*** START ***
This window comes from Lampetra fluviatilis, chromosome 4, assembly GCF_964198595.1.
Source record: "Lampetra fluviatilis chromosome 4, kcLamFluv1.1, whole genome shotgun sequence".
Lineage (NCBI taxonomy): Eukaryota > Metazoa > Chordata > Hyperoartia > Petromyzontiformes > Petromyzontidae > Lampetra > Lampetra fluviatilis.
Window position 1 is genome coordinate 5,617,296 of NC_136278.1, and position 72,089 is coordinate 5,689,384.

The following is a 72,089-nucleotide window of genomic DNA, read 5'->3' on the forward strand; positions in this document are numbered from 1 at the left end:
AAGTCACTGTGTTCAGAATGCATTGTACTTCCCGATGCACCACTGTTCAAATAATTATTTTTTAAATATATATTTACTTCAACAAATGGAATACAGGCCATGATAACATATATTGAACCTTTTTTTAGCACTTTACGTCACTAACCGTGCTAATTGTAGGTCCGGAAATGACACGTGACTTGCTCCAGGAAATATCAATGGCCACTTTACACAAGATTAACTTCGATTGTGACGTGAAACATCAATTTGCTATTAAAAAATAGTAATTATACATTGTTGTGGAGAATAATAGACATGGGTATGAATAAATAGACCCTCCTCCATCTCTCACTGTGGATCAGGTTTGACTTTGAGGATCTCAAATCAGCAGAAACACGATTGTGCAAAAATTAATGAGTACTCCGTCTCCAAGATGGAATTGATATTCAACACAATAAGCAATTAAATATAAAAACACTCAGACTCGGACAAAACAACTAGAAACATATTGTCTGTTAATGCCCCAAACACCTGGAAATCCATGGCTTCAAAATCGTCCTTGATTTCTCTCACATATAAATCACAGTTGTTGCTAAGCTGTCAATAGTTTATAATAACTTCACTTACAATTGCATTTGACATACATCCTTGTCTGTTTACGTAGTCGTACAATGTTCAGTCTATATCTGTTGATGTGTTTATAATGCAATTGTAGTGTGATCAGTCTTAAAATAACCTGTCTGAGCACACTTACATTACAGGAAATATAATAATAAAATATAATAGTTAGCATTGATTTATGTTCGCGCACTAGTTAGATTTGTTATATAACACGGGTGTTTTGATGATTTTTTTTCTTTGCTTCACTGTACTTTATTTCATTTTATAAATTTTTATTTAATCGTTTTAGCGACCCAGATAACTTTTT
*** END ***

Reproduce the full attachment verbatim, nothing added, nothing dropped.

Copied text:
This window comes from Lampetra fluviatilis, chromosome 4, assembly GCF_964198595.1.
Source record: "Lampetra fluviatilis chromosome 4, kcLamFluv1.1, whole genome shotgun sequence".
Lineage (NCBI taxonomy): Eukaryota > Metazoa > Chordata > Hyperoartia > Petromyzontiformes > Petromyzontidae > Lampetra > Lampetra fluviatilis.
Window position 1 is genome coordinate 5,617,296 of NC_136278.1, and position 72,089 is coordinate 5,689,384.

The following is a 72,089-nucleotide window of genomic DNA, read 5'->3' on the forward strand; positions in this document are numbered from 1 at the left end:
AAGTCACTGTGTTCAGAATGCATTGTACTTCCCGATGCACCACTGTTCAAATAATTATTTTTTAAATATATATTTACTTCAACAAATGGAATACAGGCCATGATAACATATATTGAACCTTTTTTTAGCACTTTACGTCACTAACCGTGCTAATTGTAGGTCCGGAAATGACACGTGACTTGCTCCAGGAAATATCAATGGCCACTTTACACAAGATTAACTTCGATTGTGACGTGAAACATCAATTTGCTATTAAAAAATAGTAATTATACATTGTTGTGGAGAATAATAGACATGGGTATGAATAAATAGACCCTCCTCCATCTCTCACTGTGGATCAGGTTTGACTTTGAGGATCTCAAATCAGCAGAAACACGATTGTGCAAAAATTAATGAGTACTCCGTCTCCAAGATGGAATTGATATTCAACACAATAAGCAATTAAATATAAAAACACTCAGACTCGGACAAAACAACTAGAAACATATTGTCTGTTAATGCCCCAAACACCTGGAAATCCATGGCTTCAAAATCGTCCTTGATTTCTCTCACATATAAATCACAGTTGTTGCTAAGCTGTCAATAGTTTATAATAACTTCACTTACAATTGCATTTGACATACATCCTTGTCTGTTTACGTAGTCGTACAATGTTCAGTCTATATCTGTTGATGTGTTTATAATGCAATTGTAGTGTGATCAGTCTTAAAATAACCTGTCTGAGCACACTTACATTACAGGAAATATAATAATAAAATATAATAGTTAGCATTGATTTATGTTCGCGCACTAGTTAGATTTGTTATATAACACGGGTGTTTTGATGATTTTTTTTCTTTGCTTCACTGTACTTTATTTCATTTTATAAATTTTTATTTAATCGTTTTAGCGACCCAGATAACTTTTT